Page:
Shining Arcanine said:
    blowdart said:
    *snip*

    Ruby on Rails is available for Windows, it is MIT licensed, and there is nothing stopping people from running it on Windows under cygwin if they do not like the Windows version. If people do not like the Windows version, there is nothing stopping them from modifying the source code to produce something that they do like.

    Ah yes, the if you don't like it rewrite it argument of open source. What a crock, I mean really. How many companies have developers skilled enough to redevelop a language, or something like Apache?

  • User profile image
    Shining Arcanine

    Bass said:

    Wait what? Microsoft is trying to selfishly gain profit at the expense of the rest of the industry? They have a word for that I think. "Competition" Smiley

     

    Don't try to assign human qualities of purpose to public corporations. They all exist for only one purpose: accumulation of wealth.

    Talking about data portability, standards, etcetera is nice only when it is applied consistently. It is a truly vulgar to expect your competitors to adopt practices that help your business without reciprocation commitments.

     

    If Microsoft is serious about data portability, standards, etcetera, then it can start by modifying Microsoft Office to depreciate the current .docx format in favor of a standard implementation of OOXML. Microsoft can continue by making the DRM components of .NET available to the Mono project. Then Microsoft could depreciate Direct3D, DirectAudio, etcetera for their OpenGL, OpenAL, etcetera counterparts. Next Microsoft could modify the software for which it charges a fee that is separate from the cost of Windows to be available for the major UNIX-like operating systems and not dependent on any version of Windows. Such software would include things like Microsoft Office, Visual Studio, the games it publishes, etcetera and they would need to run under major Linux distributions, FreeBSD and Mac OS X. Finally, Microsoft could produce versions of Windows for ARM processors.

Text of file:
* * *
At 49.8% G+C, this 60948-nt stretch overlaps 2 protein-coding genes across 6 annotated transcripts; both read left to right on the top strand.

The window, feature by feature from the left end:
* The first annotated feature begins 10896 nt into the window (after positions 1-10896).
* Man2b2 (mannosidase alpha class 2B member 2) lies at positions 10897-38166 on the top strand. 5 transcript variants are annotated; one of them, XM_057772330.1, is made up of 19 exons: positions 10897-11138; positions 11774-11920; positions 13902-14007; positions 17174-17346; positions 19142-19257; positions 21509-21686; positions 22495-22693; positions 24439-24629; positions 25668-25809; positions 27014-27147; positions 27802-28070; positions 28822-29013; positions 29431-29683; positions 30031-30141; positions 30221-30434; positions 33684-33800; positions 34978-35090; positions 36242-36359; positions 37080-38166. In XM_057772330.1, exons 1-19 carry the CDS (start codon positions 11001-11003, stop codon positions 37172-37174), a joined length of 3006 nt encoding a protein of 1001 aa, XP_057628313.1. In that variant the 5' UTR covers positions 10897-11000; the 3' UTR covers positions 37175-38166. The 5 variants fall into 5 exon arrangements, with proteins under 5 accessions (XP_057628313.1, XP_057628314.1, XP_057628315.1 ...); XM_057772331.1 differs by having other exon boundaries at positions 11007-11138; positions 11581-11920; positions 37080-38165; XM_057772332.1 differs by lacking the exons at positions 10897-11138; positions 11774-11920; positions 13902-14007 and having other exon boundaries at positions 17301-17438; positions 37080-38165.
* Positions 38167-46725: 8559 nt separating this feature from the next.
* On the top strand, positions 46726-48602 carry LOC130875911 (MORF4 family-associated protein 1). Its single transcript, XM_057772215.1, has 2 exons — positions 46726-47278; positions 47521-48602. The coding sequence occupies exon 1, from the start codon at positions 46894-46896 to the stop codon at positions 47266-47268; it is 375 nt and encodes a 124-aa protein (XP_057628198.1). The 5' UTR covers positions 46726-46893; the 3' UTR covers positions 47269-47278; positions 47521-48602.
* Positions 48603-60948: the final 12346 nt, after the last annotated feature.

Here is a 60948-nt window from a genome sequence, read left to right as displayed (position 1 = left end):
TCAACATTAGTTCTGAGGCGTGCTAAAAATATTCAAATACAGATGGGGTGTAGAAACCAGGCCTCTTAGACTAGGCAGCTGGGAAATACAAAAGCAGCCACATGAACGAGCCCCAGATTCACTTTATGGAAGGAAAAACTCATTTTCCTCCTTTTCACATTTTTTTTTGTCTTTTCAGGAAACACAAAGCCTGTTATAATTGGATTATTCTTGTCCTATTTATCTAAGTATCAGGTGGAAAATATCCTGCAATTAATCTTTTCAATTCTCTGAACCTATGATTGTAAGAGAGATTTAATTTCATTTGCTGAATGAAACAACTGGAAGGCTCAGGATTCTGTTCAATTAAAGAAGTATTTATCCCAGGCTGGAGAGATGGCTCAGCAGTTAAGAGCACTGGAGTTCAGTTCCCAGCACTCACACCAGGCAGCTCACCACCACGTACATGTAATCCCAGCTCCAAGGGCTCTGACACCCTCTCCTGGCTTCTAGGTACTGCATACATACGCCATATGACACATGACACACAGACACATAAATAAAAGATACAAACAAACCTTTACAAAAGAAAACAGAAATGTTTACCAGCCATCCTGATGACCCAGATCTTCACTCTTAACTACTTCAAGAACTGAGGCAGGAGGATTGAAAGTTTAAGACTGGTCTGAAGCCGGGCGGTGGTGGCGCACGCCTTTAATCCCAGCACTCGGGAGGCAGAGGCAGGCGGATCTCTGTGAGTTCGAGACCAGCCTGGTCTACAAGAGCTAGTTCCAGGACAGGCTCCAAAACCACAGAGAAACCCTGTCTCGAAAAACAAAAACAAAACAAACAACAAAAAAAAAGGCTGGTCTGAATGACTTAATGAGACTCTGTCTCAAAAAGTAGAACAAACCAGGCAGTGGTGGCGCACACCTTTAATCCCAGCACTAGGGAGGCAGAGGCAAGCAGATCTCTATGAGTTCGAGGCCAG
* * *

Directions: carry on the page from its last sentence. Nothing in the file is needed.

• User profile image
    Shining Arcanine

    blowdart said:
    Shining Arcanine said:
    *snip*

    Ah yes, the if you don't like it rewrite it argument of open source. What a crock, I mean really. How many companies have developers skilled enough to redevelop a language, or something like Apache?

    I am not a user of Ruby on Rails, so I do not understand what you find to be wrong with it under Windows, but I think just about every possible option that could be made available to rectify your complaints is available.

     

    If you are such a fan of how it operates on Linux and you do not want to touch source code, you can run it under cygwin on Windows. It should work just as well.

  • User profile image
    blowdart

    Shining Arcanine said:
    blowdart said:
    *snip*